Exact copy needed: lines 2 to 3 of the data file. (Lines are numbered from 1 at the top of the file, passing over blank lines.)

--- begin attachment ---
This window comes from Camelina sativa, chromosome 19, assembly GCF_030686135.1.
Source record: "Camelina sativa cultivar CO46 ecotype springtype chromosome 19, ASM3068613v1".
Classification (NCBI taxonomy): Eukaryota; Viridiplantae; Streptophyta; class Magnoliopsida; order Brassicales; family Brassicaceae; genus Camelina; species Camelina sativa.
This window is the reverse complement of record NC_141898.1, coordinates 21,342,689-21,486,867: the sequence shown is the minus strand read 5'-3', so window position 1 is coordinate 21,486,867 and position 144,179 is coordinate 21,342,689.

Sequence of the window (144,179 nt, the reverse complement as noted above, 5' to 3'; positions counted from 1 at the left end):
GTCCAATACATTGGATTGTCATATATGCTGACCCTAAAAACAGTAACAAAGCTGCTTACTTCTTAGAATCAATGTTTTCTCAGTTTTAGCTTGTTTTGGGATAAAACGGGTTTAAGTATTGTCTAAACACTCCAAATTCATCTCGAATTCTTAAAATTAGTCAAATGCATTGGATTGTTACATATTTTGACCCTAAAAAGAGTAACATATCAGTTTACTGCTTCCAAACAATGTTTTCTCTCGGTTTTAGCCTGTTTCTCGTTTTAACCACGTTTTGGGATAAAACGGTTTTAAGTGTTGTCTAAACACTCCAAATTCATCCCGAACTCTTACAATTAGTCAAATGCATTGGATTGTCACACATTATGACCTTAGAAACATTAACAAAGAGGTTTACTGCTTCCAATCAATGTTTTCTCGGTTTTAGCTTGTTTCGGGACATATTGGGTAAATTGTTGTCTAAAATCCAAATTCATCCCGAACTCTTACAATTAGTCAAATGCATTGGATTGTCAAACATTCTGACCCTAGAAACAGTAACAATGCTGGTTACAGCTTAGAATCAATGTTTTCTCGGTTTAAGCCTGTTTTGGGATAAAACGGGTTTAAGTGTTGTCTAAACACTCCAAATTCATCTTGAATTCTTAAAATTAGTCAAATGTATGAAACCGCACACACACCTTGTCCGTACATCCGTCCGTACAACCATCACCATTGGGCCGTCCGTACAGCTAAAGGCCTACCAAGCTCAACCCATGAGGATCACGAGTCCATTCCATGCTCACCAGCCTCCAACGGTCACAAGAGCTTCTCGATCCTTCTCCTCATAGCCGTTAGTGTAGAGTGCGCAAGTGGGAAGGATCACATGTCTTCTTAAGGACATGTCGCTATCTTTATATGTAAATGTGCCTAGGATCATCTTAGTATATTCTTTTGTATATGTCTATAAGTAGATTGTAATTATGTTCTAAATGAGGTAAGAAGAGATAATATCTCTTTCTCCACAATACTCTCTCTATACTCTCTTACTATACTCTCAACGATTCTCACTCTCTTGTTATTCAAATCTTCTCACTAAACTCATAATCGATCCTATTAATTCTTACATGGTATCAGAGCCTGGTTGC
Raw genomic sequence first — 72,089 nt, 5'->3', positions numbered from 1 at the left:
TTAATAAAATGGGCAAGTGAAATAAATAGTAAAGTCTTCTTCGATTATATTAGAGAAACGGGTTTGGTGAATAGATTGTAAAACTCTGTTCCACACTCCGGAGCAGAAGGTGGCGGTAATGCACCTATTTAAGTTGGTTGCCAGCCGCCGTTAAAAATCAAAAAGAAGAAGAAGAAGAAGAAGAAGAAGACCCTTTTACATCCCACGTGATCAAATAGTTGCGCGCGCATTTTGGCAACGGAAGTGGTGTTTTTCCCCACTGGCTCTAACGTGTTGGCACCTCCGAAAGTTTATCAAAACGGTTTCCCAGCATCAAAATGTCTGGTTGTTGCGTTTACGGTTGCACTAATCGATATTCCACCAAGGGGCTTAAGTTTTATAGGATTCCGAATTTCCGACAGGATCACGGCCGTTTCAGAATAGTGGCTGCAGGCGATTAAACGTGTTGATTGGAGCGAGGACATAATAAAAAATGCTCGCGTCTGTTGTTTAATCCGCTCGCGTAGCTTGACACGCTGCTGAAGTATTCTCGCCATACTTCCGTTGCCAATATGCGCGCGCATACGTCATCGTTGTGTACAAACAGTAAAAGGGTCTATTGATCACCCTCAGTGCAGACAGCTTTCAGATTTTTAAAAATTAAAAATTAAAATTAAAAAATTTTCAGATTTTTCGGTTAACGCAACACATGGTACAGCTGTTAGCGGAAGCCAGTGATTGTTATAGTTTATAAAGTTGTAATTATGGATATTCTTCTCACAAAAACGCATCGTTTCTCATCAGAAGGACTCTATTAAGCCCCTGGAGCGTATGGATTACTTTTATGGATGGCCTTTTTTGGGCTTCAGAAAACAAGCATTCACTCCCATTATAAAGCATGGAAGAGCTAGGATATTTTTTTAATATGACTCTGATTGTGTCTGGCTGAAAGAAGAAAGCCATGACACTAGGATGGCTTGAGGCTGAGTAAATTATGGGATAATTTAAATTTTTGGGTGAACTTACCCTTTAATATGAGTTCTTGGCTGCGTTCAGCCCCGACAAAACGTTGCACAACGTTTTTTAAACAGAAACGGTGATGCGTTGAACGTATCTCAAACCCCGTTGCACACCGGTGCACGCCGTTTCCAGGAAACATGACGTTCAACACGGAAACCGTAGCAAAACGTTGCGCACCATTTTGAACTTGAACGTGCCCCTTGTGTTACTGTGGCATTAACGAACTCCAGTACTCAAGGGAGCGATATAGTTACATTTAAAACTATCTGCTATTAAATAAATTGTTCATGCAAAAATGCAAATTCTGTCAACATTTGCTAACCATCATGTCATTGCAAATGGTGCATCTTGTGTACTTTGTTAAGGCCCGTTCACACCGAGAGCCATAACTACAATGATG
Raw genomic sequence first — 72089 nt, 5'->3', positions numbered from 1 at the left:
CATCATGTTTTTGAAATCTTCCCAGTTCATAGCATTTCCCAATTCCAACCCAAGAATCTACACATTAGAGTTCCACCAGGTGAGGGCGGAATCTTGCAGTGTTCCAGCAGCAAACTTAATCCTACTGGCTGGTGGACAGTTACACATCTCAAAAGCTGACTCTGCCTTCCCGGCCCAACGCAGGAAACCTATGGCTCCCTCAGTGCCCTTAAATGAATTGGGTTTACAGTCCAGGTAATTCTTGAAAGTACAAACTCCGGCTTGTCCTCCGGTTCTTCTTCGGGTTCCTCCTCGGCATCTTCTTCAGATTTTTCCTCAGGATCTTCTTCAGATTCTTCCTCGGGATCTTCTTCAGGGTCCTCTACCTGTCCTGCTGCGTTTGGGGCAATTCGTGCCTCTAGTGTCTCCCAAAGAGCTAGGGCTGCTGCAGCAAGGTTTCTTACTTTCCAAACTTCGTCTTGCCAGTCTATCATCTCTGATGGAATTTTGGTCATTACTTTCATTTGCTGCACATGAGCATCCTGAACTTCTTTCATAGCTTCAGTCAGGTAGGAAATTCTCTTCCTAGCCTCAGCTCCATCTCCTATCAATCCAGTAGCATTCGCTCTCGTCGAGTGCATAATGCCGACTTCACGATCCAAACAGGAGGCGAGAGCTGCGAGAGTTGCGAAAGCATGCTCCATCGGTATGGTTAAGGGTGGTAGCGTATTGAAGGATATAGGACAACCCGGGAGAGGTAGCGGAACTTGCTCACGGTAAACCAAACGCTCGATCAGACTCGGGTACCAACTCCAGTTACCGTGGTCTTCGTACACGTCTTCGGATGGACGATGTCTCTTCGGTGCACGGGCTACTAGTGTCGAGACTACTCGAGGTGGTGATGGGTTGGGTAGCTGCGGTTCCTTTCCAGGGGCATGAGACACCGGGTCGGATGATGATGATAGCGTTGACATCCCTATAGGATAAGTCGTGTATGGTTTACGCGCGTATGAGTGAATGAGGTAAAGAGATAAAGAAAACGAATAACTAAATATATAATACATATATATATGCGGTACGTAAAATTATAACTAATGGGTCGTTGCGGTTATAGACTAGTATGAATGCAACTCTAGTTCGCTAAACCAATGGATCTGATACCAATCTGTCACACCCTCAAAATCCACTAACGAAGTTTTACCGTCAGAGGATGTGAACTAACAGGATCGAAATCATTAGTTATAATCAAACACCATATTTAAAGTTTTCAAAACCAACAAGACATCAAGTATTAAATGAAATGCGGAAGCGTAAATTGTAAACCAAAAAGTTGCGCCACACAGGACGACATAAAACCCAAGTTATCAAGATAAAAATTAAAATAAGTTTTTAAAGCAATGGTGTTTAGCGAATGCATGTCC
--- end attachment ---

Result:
Source record: "Camelina sativa cultivar CO46 ecotype springtype chromosome 19, ASM3068613v1".
Classification (NCBI taxonomy): Eukaryota; Viridiplantae; Streptophyta; class Magnoliopsida; order Brassicales; family Brassicaceae; genus Camelina; species Camelina sativa.